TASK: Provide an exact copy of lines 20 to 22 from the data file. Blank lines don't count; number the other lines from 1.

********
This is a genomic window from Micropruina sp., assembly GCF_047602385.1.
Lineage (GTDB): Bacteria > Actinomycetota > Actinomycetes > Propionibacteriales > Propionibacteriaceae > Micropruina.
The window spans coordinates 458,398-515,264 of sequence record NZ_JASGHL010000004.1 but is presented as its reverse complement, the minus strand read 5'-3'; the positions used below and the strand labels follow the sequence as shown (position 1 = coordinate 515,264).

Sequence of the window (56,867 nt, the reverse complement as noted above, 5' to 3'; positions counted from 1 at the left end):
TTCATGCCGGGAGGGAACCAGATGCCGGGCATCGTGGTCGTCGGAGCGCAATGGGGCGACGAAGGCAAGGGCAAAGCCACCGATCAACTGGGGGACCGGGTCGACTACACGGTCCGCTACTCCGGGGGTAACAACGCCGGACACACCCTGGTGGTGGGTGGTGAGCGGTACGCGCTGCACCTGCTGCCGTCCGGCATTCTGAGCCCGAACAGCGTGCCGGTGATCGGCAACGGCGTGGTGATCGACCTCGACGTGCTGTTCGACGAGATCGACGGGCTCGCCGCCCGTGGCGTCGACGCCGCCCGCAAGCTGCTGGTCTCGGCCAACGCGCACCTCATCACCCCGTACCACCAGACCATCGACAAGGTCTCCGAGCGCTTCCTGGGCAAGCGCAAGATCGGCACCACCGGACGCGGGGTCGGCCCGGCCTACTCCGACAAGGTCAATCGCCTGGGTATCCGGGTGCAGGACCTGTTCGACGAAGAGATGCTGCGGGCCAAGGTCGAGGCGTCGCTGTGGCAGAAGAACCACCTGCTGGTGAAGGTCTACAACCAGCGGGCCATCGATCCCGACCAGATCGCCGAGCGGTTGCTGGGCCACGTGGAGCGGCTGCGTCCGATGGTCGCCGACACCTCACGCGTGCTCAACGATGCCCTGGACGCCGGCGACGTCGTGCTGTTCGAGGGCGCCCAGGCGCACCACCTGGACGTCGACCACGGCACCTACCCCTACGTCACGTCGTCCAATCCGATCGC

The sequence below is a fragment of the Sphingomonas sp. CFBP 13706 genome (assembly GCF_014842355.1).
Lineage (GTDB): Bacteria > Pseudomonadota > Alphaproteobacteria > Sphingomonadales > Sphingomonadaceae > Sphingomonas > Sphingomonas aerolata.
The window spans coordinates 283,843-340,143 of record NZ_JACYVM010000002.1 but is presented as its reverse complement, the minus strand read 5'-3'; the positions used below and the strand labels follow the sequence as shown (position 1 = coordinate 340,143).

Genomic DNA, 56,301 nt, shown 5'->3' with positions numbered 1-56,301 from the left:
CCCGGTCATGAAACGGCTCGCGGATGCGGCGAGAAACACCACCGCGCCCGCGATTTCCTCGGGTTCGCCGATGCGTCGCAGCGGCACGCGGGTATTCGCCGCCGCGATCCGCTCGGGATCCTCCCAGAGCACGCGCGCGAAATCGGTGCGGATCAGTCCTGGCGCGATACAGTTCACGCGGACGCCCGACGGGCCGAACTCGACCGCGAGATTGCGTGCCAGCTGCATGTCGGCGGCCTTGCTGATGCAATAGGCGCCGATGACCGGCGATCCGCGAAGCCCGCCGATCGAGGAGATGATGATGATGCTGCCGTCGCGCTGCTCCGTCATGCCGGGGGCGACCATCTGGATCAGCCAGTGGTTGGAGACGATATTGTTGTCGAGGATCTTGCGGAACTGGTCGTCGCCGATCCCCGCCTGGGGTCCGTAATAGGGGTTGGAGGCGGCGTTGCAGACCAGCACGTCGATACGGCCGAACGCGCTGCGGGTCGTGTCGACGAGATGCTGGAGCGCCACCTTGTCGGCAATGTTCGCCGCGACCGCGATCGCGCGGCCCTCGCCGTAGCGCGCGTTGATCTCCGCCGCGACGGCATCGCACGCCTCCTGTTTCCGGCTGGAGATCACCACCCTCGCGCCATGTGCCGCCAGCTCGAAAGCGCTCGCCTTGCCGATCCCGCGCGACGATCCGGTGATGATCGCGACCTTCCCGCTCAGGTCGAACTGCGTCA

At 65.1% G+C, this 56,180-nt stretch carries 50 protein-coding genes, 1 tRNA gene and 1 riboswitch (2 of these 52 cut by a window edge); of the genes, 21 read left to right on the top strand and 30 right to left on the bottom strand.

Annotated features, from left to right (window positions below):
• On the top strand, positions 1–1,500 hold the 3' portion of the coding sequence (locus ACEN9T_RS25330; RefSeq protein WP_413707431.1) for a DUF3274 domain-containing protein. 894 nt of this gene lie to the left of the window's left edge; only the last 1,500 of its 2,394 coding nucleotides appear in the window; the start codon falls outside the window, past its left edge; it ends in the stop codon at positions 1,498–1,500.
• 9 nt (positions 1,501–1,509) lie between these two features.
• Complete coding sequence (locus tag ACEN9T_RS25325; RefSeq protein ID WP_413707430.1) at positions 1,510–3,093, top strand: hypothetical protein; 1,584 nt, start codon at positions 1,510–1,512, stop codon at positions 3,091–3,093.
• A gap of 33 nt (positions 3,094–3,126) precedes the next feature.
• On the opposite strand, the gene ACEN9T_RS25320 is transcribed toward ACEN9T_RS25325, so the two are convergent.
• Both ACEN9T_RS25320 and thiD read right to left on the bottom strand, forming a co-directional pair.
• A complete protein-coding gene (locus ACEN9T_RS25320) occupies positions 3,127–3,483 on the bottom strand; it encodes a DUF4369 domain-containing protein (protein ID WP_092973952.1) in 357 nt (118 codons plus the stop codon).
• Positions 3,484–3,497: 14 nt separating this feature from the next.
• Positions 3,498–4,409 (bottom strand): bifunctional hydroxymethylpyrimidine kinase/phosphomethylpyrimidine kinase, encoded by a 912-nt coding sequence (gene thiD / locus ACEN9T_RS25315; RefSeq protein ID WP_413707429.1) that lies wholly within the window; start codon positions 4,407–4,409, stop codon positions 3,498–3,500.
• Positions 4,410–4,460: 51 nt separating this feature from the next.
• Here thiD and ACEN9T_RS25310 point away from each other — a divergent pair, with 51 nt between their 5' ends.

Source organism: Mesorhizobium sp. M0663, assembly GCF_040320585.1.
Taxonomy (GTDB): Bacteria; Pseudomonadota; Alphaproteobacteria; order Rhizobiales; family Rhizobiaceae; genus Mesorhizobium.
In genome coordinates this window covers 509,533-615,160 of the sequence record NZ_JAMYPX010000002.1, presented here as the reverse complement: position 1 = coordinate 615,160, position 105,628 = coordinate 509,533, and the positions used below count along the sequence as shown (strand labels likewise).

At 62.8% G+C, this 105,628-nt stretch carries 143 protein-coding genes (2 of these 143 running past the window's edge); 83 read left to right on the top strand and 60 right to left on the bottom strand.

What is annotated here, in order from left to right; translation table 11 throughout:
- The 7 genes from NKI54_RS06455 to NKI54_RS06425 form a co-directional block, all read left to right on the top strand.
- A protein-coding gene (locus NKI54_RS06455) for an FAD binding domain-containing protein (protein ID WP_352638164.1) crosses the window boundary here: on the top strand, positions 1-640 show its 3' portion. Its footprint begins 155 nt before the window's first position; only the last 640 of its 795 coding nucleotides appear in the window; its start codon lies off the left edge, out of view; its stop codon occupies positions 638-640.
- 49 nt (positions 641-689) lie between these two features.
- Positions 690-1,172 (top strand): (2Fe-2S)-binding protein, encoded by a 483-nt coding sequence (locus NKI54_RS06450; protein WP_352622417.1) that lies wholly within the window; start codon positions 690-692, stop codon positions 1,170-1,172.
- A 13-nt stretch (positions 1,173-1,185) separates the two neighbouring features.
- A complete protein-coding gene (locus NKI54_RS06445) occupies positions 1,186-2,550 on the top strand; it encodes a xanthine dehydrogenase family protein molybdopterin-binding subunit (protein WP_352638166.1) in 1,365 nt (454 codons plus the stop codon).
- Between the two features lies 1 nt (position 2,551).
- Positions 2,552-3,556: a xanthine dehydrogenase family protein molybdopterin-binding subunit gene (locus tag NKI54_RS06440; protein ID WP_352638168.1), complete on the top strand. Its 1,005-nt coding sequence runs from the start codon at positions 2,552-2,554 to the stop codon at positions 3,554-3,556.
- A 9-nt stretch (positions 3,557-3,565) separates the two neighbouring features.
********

• Positions 3,484–3,497: 14 nt separating this feature from the next.
• Positions 3,498–4,409 (bottom strand): bifunctional hydroxymethylpyrimidine kinase/phosphomethylpyrimidine kinase, encoded by a 912-nt coding sequence (gene thiD / locus ACEN9T_RS25315; RefSeq protein ID WP_413707429.1) that lies wholly within the window; start codon positions 4,407–4,409, stop codon positions 3,498–3,500.
• Positions 4,410–4,460: 51 nt separating this feature from the next.